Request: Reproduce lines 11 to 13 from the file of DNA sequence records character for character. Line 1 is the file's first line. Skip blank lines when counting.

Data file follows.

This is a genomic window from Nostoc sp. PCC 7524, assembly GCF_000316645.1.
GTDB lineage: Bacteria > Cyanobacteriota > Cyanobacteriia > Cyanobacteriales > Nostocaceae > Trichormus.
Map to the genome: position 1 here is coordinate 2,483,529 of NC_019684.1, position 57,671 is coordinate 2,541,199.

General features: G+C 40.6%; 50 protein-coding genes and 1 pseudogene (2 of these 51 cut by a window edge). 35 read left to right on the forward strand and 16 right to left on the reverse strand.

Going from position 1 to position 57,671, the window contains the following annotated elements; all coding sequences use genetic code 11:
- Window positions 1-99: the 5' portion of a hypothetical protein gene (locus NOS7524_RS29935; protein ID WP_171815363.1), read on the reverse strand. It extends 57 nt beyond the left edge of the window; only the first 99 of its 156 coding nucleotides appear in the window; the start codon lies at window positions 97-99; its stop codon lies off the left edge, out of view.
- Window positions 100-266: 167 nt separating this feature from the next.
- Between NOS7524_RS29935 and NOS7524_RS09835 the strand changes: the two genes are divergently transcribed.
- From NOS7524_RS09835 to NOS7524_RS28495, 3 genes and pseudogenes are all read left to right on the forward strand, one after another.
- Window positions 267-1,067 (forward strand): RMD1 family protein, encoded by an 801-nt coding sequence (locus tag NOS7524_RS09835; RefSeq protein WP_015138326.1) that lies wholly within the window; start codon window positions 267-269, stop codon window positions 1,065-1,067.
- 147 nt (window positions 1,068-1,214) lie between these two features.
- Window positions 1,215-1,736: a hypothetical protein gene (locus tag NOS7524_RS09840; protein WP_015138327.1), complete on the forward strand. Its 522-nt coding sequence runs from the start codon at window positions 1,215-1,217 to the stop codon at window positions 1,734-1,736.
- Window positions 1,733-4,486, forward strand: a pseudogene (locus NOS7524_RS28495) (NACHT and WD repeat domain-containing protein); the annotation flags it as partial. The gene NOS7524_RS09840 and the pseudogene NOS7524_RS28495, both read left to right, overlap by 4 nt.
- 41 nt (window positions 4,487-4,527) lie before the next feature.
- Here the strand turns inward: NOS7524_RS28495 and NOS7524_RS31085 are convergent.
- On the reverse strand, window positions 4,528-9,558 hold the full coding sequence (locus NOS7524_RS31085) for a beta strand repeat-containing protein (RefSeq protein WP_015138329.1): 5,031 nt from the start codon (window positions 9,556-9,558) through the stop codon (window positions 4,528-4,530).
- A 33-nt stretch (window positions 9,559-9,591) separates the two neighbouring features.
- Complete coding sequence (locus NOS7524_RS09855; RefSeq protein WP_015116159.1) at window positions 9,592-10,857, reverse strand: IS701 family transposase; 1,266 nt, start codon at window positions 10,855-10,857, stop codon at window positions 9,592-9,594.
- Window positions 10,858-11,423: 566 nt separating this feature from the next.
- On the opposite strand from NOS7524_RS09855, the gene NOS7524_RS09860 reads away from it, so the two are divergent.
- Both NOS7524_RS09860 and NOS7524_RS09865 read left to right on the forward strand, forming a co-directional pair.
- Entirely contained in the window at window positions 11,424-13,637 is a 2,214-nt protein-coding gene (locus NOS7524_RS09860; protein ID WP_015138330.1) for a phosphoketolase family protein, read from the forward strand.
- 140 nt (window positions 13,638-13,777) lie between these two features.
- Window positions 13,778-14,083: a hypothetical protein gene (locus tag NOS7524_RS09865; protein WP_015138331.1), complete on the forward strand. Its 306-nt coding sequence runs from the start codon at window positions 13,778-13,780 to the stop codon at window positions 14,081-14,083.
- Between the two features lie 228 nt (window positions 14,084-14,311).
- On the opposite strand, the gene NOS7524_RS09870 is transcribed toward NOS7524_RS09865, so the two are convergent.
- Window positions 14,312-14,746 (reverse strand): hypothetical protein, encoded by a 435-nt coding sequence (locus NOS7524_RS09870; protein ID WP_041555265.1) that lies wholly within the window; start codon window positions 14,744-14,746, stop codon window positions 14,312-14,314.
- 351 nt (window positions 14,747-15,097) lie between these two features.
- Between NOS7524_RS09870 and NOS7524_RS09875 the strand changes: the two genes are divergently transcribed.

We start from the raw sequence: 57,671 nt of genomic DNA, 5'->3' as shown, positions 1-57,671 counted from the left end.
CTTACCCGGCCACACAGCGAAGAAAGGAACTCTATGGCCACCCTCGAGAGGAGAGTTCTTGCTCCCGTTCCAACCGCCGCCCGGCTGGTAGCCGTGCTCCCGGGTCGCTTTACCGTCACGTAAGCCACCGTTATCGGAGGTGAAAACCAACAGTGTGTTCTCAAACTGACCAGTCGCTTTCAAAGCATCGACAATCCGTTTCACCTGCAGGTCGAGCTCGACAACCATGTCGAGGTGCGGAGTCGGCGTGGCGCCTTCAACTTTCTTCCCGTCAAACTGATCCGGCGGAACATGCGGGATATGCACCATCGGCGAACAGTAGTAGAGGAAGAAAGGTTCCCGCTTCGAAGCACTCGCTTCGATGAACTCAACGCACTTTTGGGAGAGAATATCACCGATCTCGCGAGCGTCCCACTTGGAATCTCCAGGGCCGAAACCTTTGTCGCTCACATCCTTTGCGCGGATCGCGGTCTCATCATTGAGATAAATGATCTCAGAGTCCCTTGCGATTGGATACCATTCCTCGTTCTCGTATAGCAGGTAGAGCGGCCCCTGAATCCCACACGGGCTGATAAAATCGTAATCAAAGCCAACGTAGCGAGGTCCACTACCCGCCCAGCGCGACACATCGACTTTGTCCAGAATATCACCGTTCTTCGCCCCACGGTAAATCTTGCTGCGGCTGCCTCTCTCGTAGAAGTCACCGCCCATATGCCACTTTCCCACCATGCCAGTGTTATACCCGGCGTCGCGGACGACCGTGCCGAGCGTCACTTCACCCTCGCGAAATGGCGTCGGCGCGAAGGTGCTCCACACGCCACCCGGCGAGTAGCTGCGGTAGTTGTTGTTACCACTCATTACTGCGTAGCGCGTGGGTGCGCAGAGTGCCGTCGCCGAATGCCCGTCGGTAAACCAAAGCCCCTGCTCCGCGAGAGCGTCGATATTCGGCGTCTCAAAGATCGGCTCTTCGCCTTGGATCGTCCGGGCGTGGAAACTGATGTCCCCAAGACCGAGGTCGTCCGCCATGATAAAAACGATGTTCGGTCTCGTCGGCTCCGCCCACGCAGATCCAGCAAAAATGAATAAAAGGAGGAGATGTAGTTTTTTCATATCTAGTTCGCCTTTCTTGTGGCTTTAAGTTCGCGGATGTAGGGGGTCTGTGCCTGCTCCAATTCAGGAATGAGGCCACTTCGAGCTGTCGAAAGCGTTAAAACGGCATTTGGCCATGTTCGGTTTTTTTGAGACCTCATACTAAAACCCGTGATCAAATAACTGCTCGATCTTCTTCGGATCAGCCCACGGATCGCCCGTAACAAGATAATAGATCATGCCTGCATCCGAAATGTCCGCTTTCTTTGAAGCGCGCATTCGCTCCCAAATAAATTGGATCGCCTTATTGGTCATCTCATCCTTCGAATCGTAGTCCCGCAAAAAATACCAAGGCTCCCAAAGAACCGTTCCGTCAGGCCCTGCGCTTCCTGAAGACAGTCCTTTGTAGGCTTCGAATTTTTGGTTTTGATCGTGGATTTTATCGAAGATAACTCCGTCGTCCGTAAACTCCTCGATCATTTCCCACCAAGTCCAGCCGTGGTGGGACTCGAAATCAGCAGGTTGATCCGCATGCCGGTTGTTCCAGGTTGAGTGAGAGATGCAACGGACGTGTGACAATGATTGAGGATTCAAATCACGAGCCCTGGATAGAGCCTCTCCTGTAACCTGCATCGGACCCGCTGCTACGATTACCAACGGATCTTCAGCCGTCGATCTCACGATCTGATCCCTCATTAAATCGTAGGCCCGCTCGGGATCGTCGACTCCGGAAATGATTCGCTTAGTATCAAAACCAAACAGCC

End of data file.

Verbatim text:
- 147 nt (window positions 1,068-1,214) lie between these two features.
- Window positions 1,215-1,736: a hypothetical protein gene (locus tag NOS7524_RS09840; protein WP_015138327.1), complete on the forward strand. Its 522-nt coding sequence runs from the start codon at window positions 1,215-1,217 to the stop codon at window positions 1,734-1,736.
- Window positions 1,733-4,486, forward strand: a pseudogene (locus NOS7524_RS28495) (NACHT and WD repeat domain-containing protein); the annotation flags it as partial. The gene NOS7524_RS09840 and the pseudogene NOS7524_RS28495, both read left to right, overlap by 4 nt.